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Sociality of Columbian ground squirrels in relation to their seasonal energy intake

dc.contributor.authorBelovsky, Gary E.en_US
dc.contributor.authorRitchie, Mark E.en_US
dc.date.accessioned2006-09-11T19:23:32Z
dc.date.available2006-09-11T19:23:32Z
dc.date.issued1990-07en_US
dc.identifier.citationRitchie, Mark E.; Belovsky, Gary E.; (1990). "Sociality of Columbian ground squirrels in relation to their seasonal energy intake." Oecologia 83(4): 495-503. <http://hdl.handle.net/2027.42/47787>en_US
dc.identifier.issn1432-1939en_US
dc.identifier.issn0029-8549en_US
dc.identifier.urihttps://hdl.handle.net/2027.42/47787
dc.description.abstractSeasonal energy intake was estimated for ten populations of Columbian ground squirrels ( Spermophilus columbianus ) in northwestern Montana. We calculated daily energy intake for an average ground squirrel in each population using measurements of feeding time, consumption rates of different vegetation types (monocots vs. dicots), and the proportion of monocots and dicots in the diet. These daily energy intakes were multiplied by the length of the plant growing season for each population to estimate seasonal energy intake, i.e. over the ground squirrel active season. Amicable interaction rates measured for each population varied with seasonal energy intake, but not with environmental heterogeneity, sex ratio, or the ratio of adults to juveniles. In particular, amicable interactions among adult-juvenile and juvenile-juvenile pairs increased as seasonal energy intake decreased. The proportion of females breeding as yearlings increased as seasonal energy intake increased. This suggests that “harsh” environments reduce the energy available for juvenile growth and development, leading to delayed dispersal and age at first reproduction. These responses may promote the formation of kin groups and increased amicable interactions within those groups. The length of the plant growing season may determine environmental “harshness” across elevational gradients, but at a particular elevation, “harshness” may depend on factors determining daily food intake.en_US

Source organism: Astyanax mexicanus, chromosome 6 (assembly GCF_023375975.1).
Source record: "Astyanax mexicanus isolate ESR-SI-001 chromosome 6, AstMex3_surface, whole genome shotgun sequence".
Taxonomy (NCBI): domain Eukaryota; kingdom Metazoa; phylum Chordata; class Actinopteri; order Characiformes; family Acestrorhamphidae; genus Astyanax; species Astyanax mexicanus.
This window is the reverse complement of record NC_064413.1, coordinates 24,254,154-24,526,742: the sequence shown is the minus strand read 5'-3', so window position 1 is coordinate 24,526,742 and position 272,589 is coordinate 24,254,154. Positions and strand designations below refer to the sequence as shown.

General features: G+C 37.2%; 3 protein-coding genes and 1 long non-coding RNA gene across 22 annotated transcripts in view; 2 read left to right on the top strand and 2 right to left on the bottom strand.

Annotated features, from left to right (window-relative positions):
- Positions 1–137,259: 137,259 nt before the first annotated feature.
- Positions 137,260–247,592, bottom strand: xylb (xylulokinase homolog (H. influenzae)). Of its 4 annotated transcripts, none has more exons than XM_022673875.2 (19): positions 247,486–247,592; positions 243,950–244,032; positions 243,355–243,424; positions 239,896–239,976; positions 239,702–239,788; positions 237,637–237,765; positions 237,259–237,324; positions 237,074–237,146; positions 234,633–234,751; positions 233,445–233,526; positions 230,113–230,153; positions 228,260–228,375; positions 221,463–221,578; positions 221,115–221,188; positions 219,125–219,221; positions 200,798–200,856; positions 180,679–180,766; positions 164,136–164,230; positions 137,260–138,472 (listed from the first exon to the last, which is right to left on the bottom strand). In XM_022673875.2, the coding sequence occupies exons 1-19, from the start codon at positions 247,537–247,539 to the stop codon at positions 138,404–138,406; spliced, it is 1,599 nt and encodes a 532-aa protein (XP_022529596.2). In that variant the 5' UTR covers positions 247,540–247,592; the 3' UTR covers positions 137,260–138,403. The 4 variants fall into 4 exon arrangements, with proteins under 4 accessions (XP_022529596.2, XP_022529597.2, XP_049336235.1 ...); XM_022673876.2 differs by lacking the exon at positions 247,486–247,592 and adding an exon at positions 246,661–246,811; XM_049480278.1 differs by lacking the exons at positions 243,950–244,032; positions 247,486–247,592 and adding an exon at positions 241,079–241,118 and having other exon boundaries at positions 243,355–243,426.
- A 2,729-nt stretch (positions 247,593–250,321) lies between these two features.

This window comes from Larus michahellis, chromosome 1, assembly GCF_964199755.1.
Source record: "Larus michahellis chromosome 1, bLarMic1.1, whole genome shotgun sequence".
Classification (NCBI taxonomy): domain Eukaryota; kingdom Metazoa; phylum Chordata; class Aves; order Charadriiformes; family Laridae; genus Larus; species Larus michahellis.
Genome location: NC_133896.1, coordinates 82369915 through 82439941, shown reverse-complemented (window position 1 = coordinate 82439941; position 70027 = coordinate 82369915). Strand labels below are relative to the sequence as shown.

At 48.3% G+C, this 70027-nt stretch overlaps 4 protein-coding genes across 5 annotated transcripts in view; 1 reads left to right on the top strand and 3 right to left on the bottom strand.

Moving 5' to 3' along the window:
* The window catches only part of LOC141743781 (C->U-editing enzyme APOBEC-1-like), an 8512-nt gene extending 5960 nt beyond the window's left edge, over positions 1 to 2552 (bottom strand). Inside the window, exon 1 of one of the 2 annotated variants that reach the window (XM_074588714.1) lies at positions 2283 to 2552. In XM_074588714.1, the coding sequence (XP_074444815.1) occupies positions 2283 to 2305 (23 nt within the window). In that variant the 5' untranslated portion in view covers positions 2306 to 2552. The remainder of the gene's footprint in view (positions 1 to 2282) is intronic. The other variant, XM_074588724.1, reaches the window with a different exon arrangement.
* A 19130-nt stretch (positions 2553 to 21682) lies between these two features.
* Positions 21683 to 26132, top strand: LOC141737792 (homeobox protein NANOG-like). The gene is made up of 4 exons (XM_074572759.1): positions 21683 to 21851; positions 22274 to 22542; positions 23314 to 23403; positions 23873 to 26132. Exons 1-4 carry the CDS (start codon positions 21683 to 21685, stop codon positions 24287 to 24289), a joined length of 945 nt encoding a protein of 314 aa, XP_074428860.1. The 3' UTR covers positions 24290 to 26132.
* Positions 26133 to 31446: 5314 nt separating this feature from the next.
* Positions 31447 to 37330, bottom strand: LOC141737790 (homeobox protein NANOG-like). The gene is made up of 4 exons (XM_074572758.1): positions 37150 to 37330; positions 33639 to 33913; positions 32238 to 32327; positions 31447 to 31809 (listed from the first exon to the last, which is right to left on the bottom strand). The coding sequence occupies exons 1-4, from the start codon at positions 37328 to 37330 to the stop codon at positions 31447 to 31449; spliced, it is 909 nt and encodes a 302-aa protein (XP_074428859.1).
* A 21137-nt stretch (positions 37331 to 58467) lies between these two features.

dc.format.extent915227 bytes
dc.format.extent3115 bytes
dc.format.mimetypeapplication/pdf
dc.format.mimetypetext/plain
dc.language.isoen_US
dc.publisherSpringer-Verlagen_US
dc.subject.otherAmicable Interactionsen_US
dc.subject.otherEcologyen_US
dc.subject.otherLife Sciencesen_US
dc.subject.otherSocial Behavioren_US
dc.subject.otherGround Squirrelsen_US
dc.subject.otherPlant Sciencesen_US
dc.subject.otherEnergy Intakeen_US
dc.subject.otherPlant Growing Seasonen_US
dc.titleSociality of Columbian ground squirrels in relation to their seasonal energy intakeen_US
dc.typeArticleen_US
dc.subject.hlbsecondlevelNatural Resources and Environmenten_US
dc.subject.hlbsecondlevelMolecular, Cellular and Developmental Biologyen_US
dc.subject.hlbsecondlevelEcology and Evolutionary Biologyen_US
dc.subject.hlbtoplevelHealth Sciencesen_US
dc.subject.hlbtoplevelScienceen_US
dc.description.peerreviewedPeer Revieweden_US
dc.contributor.affiliationumDepartment of Biology and School of Natural Resources, University of Michigan, 48109, Ann Arbor, MI, USAen_US
dc.contributor.affiliationumSchool of Natural Resources, University of Michigan, 48109, Ann Arbor, MI, USA; Department of Ecology, Evolution, and Behavior, University of Minnesota, 55455, Minneapolis, MN, USAen_US
dc.contributor.affiliationumcampusAnn Arboren_US
dc.description.bitstreamurlhttp://deepblue.lib.umich.edu/bitstream/2027.42/47787/1/442_2004_Article_BF00317200.pdfen_US
dc.identifier.doihttp://dx.doi.org/10.1007/BF00317200en_US
dc.identifier.sourceOecologiaen_US
dc.owningcollnameInterdisciplinary and Peer-Reviewed


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